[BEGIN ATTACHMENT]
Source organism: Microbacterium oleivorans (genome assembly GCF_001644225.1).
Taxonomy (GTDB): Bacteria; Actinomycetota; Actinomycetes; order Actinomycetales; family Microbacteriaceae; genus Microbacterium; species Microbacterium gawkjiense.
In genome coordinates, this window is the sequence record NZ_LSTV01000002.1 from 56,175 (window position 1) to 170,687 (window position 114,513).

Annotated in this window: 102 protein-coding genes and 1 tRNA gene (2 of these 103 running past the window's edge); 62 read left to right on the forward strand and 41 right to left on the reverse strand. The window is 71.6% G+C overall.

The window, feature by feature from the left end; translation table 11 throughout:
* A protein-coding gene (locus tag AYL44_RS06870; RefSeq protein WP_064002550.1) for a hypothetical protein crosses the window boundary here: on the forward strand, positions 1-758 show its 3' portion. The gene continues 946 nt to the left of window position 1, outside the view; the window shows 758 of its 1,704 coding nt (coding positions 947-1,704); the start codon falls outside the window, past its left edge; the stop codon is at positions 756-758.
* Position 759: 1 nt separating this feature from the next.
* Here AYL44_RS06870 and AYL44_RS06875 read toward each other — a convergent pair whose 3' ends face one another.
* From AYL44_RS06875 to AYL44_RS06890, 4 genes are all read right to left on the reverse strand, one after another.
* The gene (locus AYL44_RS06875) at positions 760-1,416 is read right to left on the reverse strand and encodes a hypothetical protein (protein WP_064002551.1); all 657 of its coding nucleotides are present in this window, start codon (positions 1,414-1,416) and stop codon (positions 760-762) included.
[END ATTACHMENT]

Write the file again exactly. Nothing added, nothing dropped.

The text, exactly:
Source organism: Microbacterium oleivorans (genome assembly GCF_001644225.1).
Taxonomy (GTDB): Bacteria; Actinomycetota; Actinomycetes; order Actinomycetales; family Microbacteriaceae; genus Microbacterium; species Microbacterium gawkjiense.
In genome coordinates, this window is the sequence record NZ_LSTV01000002.1 from 56,175 (window position 1) to 170,687 (window position 114,513).

Annotated in this window: 102 protein-coding genes and 1 tRNA gene (2 of these 103 running past the window's edge); 62 read left to right on the forward strand and 41 right to left on the reverse strand. The window is 71.6% G+C overall.

The window, feature by feature from the left end; translation table 11 throughout:
* A protein-coding gene (locus tag AYL44_RS06870; RefSeq protein WP_064002550.1) for a hypothetical protein crosses the window boundary here: on the forward strand, positions 1-758 show its 3' portion. The gene continues 946 nt to the left of window position 1, outside the view; the window shows 758 of its 1,704 coding nt (coding positions 947-1,704); the start codon falls outside the window, past its left edge; the stop codon is at positions 756-758.
* Position 759: 1 nt separating this feature from the next.
* Here AYL44_RS06870 and AYL44_RS06875 read toward each other — a convergent pair whose 3' ends face one another.
* From AYL44_RS06875 to AYL44_RS06890, 4 genes are all read right to left on the reverse strand, one after another.
* The gene (locus AYL44_RS06875) at positions 760-1,416 is read right to left on the reverse strand and encodes a hypothetical protein (protein WP_064002551.1); all 657 of its coding nucleotides are present in this window, start codon (positions 1,414-1,416) and stop codon (positions 760-762) included.